Anthony Hal Morris for petitioner-appellee Pitt County Department of Social Services.

    Wanda Naylor for appellee Guardian ad Litem.

    
    Richard E. Jester for respondent-appellant mother.

    Hall & Hall Attorneys at Law, P.C., by Susan P. Hall, for respondent-appellant father.

    HUNTER, Judge.

    T.M. was born on 12 June 2002. At the time of his birth, the Pitt County Department of Social Services (“DSS”) had legal custody of respondent-mother's two other children, T.S. and S.M. DSS had initially received a report on 26 March 2001 that T.S. and S.M. were living in an environment where domestic violence and the use and sale of drugs was occurring. T.S. and S.M. were adjudicated neglected juveniles on 13 December 2001. In re T.S., 163 N.C. App.783, 595 S.E.2d 239 (2004) (unpublished), disc. review denied, 360 N.C. 647, 637 S.E.2d 218 (2006).
    On 13 June 2002, and as amended on 18 June 2002, DSS filed a petition alleging that T.M. was a neglected and dependent juvenile. DSS noted that it had custody of T.S. and S.M. and incorporated their court files by reference (01 J 116-17). DSS cited the siblings' court files and claimed that respondent-mother “continues to have anger management problems[,]” and “continued to maintain a relationship with T. Seymore, Jr. with whom she ha[d] been involved in at least two incidences of domestic violence within the last year.” DSS asserted that respondent-mother's home was found not to be “safe and appropriate” for the return of T.S. and S.M. Additionally, DSS alleged that the respondent-father was “a known drug dealer and has a criminal history.” DSS also reported that respondent-father “has had altercations, involving guns” with a man who resided with respondent-mother and was a caretaker for the child. Accordingly, DSS sought custody of T.M. until respondent- mother could provide a safe and permanent home. An order for nonsecure custody was entered and DSS assumed immediate custody of T.M.
    On 6 March 2003, the court held an adjudication and disposition hearing. At the hearing, the court took judicial notice of the court files in 01 J 116-17, adopted findings from court orders from permanency planning review hearings held in 01 J 116-17, and adjudged T.M. to be neglected and dependent. Both respondent-mother and respondent-father appealed.    On 4 January 2005, this Court remanded the adjudication and disposition order. The Court noted that it had rendered an opinion in the siblings' case, In re T.S., 163 N.C. App. 783, 595 S.E.2d 239, in which it determined that the trial court's adjudication and disposition order was “deficient because it did not contain ultimate findings of fact and specific conclusions of law[.]” In re T.M.M., 167 N.C. App. 801, 803, 606 S.E.2d 416, 418 (2005). The Court remanded In re T.S. “'“with instructions to make ultimate findings of fact based on the evidence and to enter clear and specific conclusions of law based on the findings of fact.”'” Id. at 802, 606 S.E.2d at 417 (citations omitted). This Court then concluded that, because of its holding in In re T.S., the trial court's determination that T.M.M. was neglected and dependent was likewise deficient. Accordingly, the matter was remanded to the trial court for further proceedings. Id. at 803-04, 606 S.E.2d at 418.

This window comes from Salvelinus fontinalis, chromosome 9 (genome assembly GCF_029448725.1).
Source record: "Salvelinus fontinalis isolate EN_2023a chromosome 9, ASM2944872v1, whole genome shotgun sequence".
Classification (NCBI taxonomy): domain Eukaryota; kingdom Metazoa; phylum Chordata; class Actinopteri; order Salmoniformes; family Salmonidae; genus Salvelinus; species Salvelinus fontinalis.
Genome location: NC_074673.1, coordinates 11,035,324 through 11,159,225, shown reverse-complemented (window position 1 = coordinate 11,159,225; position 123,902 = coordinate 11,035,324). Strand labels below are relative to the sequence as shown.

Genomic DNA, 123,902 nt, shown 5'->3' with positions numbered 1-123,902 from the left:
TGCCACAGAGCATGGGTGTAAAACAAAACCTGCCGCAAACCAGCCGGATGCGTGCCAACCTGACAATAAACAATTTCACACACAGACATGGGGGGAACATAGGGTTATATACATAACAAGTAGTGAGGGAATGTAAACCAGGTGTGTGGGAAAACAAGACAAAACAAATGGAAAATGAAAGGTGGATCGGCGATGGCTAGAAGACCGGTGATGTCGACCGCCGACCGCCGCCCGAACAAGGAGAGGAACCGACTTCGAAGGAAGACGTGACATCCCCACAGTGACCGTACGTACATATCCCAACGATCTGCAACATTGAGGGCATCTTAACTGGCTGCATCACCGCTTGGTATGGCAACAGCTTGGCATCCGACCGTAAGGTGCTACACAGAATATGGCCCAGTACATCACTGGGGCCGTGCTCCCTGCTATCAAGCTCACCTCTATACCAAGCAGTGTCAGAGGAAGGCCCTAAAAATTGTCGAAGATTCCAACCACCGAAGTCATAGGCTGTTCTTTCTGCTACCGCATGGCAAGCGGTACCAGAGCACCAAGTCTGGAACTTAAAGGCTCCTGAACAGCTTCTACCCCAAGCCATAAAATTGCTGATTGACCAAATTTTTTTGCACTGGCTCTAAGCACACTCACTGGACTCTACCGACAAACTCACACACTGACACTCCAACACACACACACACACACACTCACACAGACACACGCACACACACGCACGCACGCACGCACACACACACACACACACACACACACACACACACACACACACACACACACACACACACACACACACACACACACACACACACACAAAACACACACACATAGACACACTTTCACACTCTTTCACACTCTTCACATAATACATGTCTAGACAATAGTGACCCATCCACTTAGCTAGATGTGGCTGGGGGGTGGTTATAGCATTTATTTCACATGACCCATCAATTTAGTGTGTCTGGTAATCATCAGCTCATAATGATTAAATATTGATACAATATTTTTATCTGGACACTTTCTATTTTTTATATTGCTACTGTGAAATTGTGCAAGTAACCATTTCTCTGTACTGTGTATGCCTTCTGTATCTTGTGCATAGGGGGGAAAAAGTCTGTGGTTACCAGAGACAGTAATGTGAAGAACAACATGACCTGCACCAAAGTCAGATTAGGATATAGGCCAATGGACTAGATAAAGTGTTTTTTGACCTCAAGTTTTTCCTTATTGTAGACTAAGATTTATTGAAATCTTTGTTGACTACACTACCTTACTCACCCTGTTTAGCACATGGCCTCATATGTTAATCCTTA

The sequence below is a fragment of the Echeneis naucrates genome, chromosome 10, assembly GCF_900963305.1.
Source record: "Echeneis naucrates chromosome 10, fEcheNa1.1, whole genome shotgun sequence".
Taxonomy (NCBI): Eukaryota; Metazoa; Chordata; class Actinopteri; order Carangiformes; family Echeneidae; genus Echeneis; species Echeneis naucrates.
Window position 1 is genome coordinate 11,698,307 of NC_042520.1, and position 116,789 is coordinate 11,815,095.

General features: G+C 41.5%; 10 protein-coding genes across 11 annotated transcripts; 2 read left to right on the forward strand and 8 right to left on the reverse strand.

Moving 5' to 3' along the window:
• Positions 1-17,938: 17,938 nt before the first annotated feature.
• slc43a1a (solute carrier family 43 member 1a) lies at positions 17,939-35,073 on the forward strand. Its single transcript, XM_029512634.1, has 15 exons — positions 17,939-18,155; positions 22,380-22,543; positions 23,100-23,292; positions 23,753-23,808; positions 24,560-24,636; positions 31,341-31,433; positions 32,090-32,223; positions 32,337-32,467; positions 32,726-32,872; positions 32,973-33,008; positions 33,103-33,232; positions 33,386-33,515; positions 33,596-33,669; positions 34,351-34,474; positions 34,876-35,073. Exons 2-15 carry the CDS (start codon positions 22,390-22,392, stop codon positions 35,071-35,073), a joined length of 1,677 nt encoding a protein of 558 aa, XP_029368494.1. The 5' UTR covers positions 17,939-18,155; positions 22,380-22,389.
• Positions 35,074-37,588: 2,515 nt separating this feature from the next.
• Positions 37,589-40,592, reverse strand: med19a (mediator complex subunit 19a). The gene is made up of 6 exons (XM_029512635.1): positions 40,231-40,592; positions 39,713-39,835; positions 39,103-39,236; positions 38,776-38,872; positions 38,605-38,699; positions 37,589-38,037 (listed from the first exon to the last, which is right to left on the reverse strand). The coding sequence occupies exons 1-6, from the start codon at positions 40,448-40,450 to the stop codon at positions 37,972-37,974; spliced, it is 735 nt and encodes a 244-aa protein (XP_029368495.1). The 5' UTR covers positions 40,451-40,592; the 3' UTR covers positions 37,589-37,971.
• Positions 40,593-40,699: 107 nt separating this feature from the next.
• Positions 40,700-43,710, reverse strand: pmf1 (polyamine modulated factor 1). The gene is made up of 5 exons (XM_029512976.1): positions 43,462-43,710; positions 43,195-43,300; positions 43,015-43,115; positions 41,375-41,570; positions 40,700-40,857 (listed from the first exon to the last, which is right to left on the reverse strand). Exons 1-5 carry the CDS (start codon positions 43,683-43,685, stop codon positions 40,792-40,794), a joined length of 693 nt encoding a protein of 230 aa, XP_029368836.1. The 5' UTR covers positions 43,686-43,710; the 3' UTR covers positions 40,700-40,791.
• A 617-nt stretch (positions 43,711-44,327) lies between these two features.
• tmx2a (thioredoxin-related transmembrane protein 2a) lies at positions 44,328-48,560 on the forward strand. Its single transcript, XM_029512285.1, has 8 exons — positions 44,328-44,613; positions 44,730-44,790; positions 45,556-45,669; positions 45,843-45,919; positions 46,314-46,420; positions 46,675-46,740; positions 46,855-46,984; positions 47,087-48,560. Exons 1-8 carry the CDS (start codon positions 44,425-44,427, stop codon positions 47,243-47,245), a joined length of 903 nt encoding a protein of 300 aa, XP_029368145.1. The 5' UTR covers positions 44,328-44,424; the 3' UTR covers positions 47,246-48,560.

On 28 December 2005, DSS filed a petition to terminate respondents' parental rights as to T.M. DSS alleged four grounds for termination: (1) that respondents had neglected T.M. within the meaning of N.C. Gen. Stat. § 7B-101(15) (2005), and pursuant to N.C. Gen. Stat. § 7B-1111(a)(1) (2005); (2) that respondents had willfully left T.M. in foster care for more than twelve months without showing to the satisfaction of the court that reasonable progress under the circumstances had been made in correcting those conditions that led to the child's removal, pursuant to N.C. Gen. Stat. § 7B-1111(a)(2) (2005); (3) that the child had been placed inthe custody of the petitioner and that respondents, for a continuous period of six months immediately preceding the filing of the petition, had failed to pay a reasonable portion of the cost of care for T.M., pursuant to N.C. Gen. Stat. § 7B-1111(a)(3); and (4) that respondents had abandoned T.M. for at least six consecutive months immediately preceding the filing of the petition, pursuant to N.C. Gen. Stat. § 7B-1111(a)(7).
    Hearings were held on the petition to terminate respondents' parental rights on 10 May, 18 May, and 8 June 2006. The trial court concluded that grounds existed pursuant to N.C. Gen. Stat. § 7B-1111(a)(1), (2), (3) and (7) to terminate respondents' parental rights. The court further concluded that it was in the child's best interest that respondents' parental rights be terminated. Respondents appeal. We affirm the trial court's holdings.

I.